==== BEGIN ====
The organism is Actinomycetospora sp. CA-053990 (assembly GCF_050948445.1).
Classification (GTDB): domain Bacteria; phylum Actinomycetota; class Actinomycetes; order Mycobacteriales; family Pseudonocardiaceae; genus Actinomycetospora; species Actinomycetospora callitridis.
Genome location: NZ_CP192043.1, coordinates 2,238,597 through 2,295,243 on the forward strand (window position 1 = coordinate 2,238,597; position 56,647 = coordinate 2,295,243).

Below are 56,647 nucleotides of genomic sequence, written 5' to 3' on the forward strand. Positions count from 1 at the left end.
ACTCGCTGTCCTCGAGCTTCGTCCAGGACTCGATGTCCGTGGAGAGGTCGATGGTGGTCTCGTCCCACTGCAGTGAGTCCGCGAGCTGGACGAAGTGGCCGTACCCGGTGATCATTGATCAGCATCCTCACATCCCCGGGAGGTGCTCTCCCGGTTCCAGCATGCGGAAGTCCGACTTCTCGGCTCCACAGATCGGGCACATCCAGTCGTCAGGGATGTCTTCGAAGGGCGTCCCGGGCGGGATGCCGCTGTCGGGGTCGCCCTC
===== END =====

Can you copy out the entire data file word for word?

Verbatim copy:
The organism is Actinomycetospora sp. CA-053990 (assembly GCF_050948445.1).
Classification (GTDB): domain Bacteria; phylum Actinomycetota; class Actinomycetes; order Mycobacteriales; family Pseudonocardiaceae; genus Actinomycetospora; species Actinomycetospora callitridis.
Genome location: NZ_CP192043.1, coordinates 2,238,597 through 2,295,243 on the forward strand (window position 1 = coordinate 2,238,597; position 56,647 = coordinate 2,295,243).

Below are 56,647 nucleotides of genomic sequence, written 5' to 3' on the forward strand. Positions count from 1 at the left end.
ACTCGCTGTCCTCGAGCTTCGTCCAGGACTCGATGTCCGTGGAGAGGTCGATGGTGGTCTCGTCCCACTGCAGTGAGTCCGCGAGCTGGACGAAGTGGCCGTACCCGGTGATCATTGATCAGCATCCTCACATCCCCGGGAGGTGCTCTCCCGGTTCCAGCATGCGGAAGTCCGACTTCTCGGCTCCACAGATCGGGCACATCCAGTCGTCAGGGATGTCTTCGAAGGGCGTCCCGGGCGGGATGCCGCTGTCGGGGTCGCCCTC